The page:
A simple, successful portrayal of an award-winning but humble artist.




Raymond offers a debut novel that tells the life story of famed film composer Henry Mancini.

Mancini is born in 1924 to Italian immigrants and grows up in a Pennsylvania steel town during the Depression. His father, Quinto, a “piccolo flute-playing steel worker,” is his first music teacher, training him in classical music and Italian folk songs—but Mancini truly loves ragtime and jazz. His forte is arrangement and improvisation, which earns him a spot at the Juilliard School; in his audition, he performs a “‘fantasy on Cole Porter’s ‘Night and Day’ ” which Raymond describes as “five minutes of pure musical genius filled with wonderful grace notes—those non-essential but inspired additions.” Soon after, he joins an Army band (and is lucky to return home from World War II unscathed), tours the United States as a professional band member, and eventually marries and settles in California. There, he’s hired by Universal Pictures as a staff composer and learns to work in a variety of musical genres. He later gets his big break after a chance encounter with director Blake Edwards, who asks him to score a new TV show: Peter Gunn. “Moon River,” The Pink Panther theme, and various other successful works follow. Raymond’s obvious intention in this fictionalized portrayal is to show her subject in a highly positive light. After all, this book is an entry in the Mentoris Project, a series about trailblazing Italians and Italian-Americans, which frames its subjects as role models. For instance, the author quotes popular singer Andy Williams as saying that Mancini was “one of the nicest men I have ever known,” and she writes that the composer’s peers were generally “inspired by how down to earth he was.” As a result, readers will indeed come away liking Mancini as a person. However, his flaws, if any exist, are left unexamined, so readers looking to read about the life of a tortured artist should look elsewhere. Overall, though, Raymond mostly avoids lionization, painting a low-key look at a kind and modest man with an impressive work ethic.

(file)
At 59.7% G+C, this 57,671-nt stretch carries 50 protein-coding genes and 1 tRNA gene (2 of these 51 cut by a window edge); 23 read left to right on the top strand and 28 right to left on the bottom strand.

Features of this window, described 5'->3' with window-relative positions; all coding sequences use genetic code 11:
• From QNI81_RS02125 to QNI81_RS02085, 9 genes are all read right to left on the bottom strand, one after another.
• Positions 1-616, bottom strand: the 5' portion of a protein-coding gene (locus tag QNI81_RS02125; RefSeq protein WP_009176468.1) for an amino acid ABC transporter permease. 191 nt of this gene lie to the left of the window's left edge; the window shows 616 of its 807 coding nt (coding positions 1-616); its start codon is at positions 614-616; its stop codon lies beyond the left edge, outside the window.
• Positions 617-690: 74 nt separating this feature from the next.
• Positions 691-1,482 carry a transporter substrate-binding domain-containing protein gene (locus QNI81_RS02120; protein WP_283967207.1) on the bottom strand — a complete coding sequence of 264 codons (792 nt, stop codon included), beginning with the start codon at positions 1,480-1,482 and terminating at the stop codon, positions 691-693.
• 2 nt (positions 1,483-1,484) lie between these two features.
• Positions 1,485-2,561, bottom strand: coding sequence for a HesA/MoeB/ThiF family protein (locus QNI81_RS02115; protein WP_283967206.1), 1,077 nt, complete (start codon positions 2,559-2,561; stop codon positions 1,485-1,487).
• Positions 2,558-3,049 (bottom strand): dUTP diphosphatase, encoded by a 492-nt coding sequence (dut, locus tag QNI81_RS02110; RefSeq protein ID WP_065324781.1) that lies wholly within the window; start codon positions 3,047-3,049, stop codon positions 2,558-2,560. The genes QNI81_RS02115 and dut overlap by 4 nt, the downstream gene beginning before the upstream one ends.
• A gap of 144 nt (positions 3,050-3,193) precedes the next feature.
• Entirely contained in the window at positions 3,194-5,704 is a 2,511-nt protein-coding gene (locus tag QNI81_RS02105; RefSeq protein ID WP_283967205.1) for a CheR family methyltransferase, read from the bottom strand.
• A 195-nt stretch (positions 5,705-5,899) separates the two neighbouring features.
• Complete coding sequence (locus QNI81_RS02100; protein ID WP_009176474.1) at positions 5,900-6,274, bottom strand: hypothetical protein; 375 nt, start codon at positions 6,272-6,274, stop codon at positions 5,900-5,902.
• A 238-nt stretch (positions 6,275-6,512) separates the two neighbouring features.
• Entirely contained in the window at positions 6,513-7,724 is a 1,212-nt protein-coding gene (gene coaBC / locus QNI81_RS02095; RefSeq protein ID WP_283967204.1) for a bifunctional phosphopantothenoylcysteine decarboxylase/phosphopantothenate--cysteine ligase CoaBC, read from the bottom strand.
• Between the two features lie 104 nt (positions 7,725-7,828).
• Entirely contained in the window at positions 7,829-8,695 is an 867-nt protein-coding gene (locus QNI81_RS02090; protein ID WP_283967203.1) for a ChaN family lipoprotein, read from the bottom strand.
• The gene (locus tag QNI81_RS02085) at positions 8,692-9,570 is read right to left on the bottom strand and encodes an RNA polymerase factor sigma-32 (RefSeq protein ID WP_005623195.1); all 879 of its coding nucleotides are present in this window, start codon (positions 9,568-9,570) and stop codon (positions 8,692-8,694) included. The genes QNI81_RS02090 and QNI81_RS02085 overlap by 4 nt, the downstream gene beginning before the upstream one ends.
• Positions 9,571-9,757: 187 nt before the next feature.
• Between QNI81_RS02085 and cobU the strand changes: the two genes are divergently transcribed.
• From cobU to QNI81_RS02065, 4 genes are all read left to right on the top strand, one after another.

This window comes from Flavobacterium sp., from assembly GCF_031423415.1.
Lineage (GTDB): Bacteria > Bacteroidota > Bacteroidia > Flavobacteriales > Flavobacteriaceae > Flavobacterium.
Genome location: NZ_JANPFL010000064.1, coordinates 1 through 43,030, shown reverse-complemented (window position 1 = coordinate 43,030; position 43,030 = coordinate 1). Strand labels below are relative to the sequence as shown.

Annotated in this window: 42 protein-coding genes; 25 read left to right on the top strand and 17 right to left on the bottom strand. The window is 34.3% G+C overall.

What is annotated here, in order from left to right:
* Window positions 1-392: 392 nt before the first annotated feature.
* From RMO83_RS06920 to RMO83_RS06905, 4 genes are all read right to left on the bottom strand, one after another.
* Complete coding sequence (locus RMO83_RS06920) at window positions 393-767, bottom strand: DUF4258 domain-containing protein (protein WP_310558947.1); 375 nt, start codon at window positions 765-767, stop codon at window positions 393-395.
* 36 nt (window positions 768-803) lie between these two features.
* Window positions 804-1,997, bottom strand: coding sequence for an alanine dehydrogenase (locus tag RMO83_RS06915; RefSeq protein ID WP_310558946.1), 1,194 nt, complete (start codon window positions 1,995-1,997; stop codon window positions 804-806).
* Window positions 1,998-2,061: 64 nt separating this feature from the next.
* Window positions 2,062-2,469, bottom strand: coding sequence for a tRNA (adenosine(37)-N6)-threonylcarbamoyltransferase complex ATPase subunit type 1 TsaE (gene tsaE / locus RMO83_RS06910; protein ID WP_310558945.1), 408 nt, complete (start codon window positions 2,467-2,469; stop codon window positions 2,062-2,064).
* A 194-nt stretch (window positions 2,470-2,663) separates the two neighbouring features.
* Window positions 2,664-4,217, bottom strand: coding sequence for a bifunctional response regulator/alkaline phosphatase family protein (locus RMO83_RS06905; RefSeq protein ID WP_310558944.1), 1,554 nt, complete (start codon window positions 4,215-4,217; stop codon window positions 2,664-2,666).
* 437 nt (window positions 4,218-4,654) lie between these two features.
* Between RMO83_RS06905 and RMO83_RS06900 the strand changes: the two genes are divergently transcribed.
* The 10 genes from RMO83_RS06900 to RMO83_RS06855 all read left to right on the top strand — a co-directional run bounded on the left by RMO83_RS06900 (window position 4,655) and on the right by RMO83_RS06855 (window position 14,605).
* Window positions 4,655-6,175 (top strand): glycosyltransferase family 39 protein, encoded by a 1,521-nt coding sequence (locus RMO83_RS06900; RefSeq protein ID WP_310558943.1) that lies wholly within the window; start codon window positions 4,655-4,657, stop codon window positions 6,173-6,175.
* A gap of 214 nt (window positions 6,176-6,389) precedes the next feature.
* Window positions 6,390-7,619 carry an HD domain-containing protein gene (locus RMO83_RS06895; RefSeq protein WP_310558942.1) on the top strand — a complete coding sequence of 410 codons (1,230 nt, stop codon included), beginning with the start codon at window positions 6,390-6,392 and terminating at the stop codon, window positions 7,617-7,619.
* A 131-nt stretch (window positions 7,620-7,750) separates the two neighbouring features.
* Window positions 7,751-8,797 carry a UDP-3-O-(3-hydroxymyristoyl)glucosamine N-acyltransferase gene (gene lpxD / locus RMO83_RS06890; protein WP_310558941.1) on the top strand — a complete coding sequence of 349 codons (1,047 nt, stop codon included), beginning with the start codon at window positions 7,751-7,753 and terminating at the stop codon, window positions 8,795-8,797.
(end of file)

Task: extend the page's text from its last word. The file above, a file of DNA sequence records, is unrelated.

A simple, successful portrayal of an award-winning but humble artist.

Pub Date: Sept. 14, 2018

ISBN: 978-1-947431-14-0

Page Count: 256

Publisher: Barbera Foundation

Review Posted Online: Oct. 1, 2018

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Noted jazz and pop record producer Thiele offers a chatty autobiography. Aided by record-business colleague Golden, Thiele traces his career from his start as a ``pubescent, novice jazz record producer'' in the 1940s through the '50s, when he headed Coral, Dot, and Roulette Records, and the '60s, when he worked for ABC and ran the famous Impulse! jazz label. At Coral, Thiele championed the work of ``hillbilly'' singer Buddy Holly, although the only sessions he produced with Holly were marred by saccharine strings. The producer specialized in more mainstream popsters like the irrepressibly perky Teresa Brewer (who later became his fourth wife) and the bubble-machine muzak-meister Lawrence Welk. At Dot, Thiele was instrumental in recording Jack Kerouac's famous beat- generation ramblings to jazz accompaniment (recordings that Dot's president found ``pornographic''), while also overseeing a steady stream of pop hits. He then moved to the Mafia-controlled Roulette label, where he observed the ``silk-suited, pinky-ringed'' entourage who frequented the label's offices. Incredibly, however, Thiele remembers the famously hard-nosed Morris Levy, who ran the label and was eventually convicted of extortion, as ``one of the kindest, most warm-hearted, and classiest music men I have ever known.'' At ABC/Impulse!, Thiele oversaw the classic recordings of John Coltrane, although he is the first to admit that Coltrane essentially produced his own sessions. Like many producers of the day, Thiele participated in the ownership of publishing rights to some of the songs he recorded; he makes no apology for this practice, which he calls ``entirely appropriate and without any ethical conflicts.'' A pleasant, if not exactly riveting, memoir that will be of most interest to those with a thirst for cocktail-hour stories of the record biz. (25 halftones, not seen)